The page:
When the press (or any individual) threatens to run an unfavorable story, an injunction is one of the most powerful tools at a company or public figure’s disposal. With an injunction, proprietary or potentially damaging information can be kept out of the public sphere until such time, if ever, it is appropriate for it to be released. At most, the press can mention that there is information it is prohibited from distributing.
In the United Kingdom, the protective umbrella of an injunction can be opened even wider. A super-injunction, not available in the U.S., prohibits disclosure not only of the protected information, but of the existence of the injunction itself.
“It’s a complete clean slate in silence about the whole issue, so the public can hear nothing about it,” says John Linneker, a partner in the London office at SNR Denton.
Such protection is understandably appealing, especially for those with high profiles and valuable reputations.
“In Europe there’s a general right to privacy,” explains Harry Small, a partner in Baker & McKenzie’s London office. “You have a right not to have the details of your private life made public, even if they’re true. And sometimes the report of the injunction can be nearly as damaging as the information itself.”
But even the super-injunction isn’t bulletproof. In recent years, opponents of the super-secret orders have found ways to breach them. The largest chink in the super-junction’s armor comes from a longstanding tradition of parliamentary privilege, which allows members of Parliament (MPs) to speak freely during parliamentary proceedings. For those not protected by privilege, diligent research and the seeming anonymity of Twitter have made for an attractive alternative to disseminating the information.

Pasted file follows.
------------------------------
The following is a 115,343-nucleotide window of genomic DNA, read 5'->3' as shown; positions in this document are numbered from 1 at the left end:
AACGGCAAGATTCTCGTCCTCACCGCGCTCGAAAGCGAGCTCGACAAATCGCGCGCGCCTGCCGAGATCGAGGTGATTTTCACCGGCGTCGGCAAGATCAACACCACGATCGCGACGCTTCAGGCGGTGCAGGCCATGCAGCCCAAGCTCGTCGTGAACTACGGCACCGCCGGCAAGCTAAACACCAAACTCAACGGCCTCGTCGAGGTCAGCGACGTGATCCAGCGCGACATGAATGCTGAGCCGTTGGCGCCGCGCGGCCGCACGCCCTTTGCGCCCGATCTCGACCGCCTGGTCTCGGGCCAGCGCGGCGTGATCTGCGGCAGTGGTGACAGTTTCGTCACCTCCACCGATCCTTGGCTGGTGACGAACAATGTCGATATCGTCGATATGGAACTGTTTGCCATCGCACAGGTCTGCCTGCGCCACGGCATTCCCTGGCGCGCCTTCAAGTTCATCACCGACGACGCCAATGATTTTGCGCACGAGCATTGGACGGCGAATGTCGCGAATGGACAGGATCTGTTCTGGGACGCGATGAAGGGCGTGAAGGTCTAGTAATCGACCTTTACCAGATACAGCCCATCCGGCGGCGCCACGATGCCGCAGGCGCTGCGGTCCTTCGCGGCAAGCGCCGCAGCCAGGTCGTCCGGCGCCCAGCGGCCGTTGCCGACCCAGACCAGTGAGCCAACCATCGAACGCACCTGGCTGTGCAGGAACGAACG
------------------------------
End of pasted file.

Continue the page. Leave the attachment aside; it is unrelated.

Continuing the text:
By their very nature, super-injunctions should receive no attention. However, recent events have brought focus to them in the U.K., where soccer player Ryan Giggs’ breached super-injunction has received substantial media attention. In that case, the court granted the football star the injunction. (see “Giggs Up”).
In Europe, the European Convention on Human Rights guarantees conflicting rights to privacy and free speech, which judges must try to balance in requests such as these.
“In the cases of super-injunctions, [rights to privacy and free speech] are diametrically opposed to each other,” Linneker says. The judge has to balance the two. So in the Giggs case he thought that free speech wasn’t really served by allowing the newspaper to run the story. If it were someone like the prime minister, then the right to his privacy would not succeed because the right to free speech would take dominance.”
Despite the effort on the part of judges to balance privacy and free speech, many in the U.K. believe super-injunctions offer too much protection and have taken steps to fight back.
In 2009, oil trading company Trafigura obtained a super-injunction to quash stories of an internal report that had been leaked to newspapers about the effects of its waste-dumping in west Africa. The report contained damaging details about what had happened to people poisoned by the waste. The injunction was effectively voided when an MP raised the issue in Parliament. Because reporters are permitted to print anything MPs say or do in carrying out parliamentary duties, the story was outed and quickly went viral via Twitter.